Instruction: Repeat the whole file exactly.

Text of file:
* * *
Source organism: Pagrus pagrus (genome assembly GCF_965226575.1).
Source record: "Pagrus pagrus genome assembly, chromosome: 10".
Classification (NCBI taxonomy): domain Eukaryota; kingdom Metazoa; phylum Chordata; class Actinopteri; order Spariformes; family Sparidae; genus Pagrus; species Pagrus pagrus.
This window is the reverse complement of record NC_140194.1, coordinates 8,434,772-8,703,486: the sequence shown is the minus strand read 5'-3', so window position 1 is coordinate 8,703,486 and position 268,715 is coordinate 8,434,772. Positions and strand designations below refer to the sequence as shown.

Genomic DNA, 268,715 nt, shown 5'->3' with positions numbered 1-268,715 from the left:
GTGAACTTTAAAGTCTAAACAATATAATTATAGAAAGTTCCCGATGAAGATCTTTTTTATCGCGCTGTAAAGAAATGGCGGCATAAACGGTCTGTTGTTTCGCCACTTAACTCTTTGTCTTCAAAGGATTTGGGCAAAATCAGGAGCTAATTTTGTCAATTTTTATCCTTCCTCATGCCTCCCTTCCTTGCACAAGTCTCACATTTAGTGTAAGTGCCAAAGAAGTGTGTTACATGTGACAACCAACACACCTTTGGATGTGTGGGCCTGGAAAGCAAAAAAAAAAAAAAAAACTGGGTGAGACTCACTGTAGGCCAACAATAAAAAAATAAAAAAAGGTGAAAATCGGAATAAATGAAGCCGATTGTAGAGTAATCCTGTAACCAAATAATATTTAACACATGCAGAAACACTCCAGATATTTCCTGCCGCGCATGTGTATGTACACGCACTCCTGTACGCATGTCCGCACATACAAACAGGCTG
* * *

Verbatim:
Source organism: Pagrus pagrus (genome assembly GCF_965226575.1).
Source record: "Pagrus pagrus genome assembly, chromosome: 10".
Classification (NCBI taxonomy): domain Eukaryota; kingdom Metazoa; phylum Chordata; class Actinopteri; order Spariformes; family Sparidae; genus Pagrus; species Pagrus pagrus.
This window is the reverse complement of record NC_140194.1, coordinates 8,434,772-8,703,486: the sequence shown is the minus strand read 5'-3', so window position 1 is coordinate 8,703,486 and position 268,715 is coordinate 8,434,772. Positions and strand designations below refer to the sequence as shown.

Genomic DNA, 268,715 nt, shown 5'->3' with positions numbered 1-268,715 from the left:
GTGAACTTTAAAGTCTAAACAATATAATTATAGAAAGTTCCCGATGAAGATCTTTTTTATCGCGCTGTAAAGAAATGGCGGCATAAACGGTCTGTTGTTTCGCCACTTAACTCTTTGTCTTCAAAGGATTTGGGCAAAATCAGGAGCTAATTTTGTCAATTTTTATCCTTCCTCATGCCTCCCTTCCTTGCACAAGTCTCACATTTAGTGTAAGTGCCAAAGAAGTGTGTTACATGTGACAACCAACACACCTTTGGATGTGTGGGCCTGGAAAGCAAAAAAAAAAAAAAAAACTGGGTGAGACTCACTGTAGGCCAACAATAAAAAAATAAAAAAAGGTGAAAATCGGAATAAATGAAGCCGATTGTAGAGTAATCCTGTAACCAAATAATATTTAACACATGCAGAAACACTCCAGATATTTCCTGCCGCGCATGTGTATGTACACGCACTCCTGTACGCATGTCCGCACATACAAACAGGCTG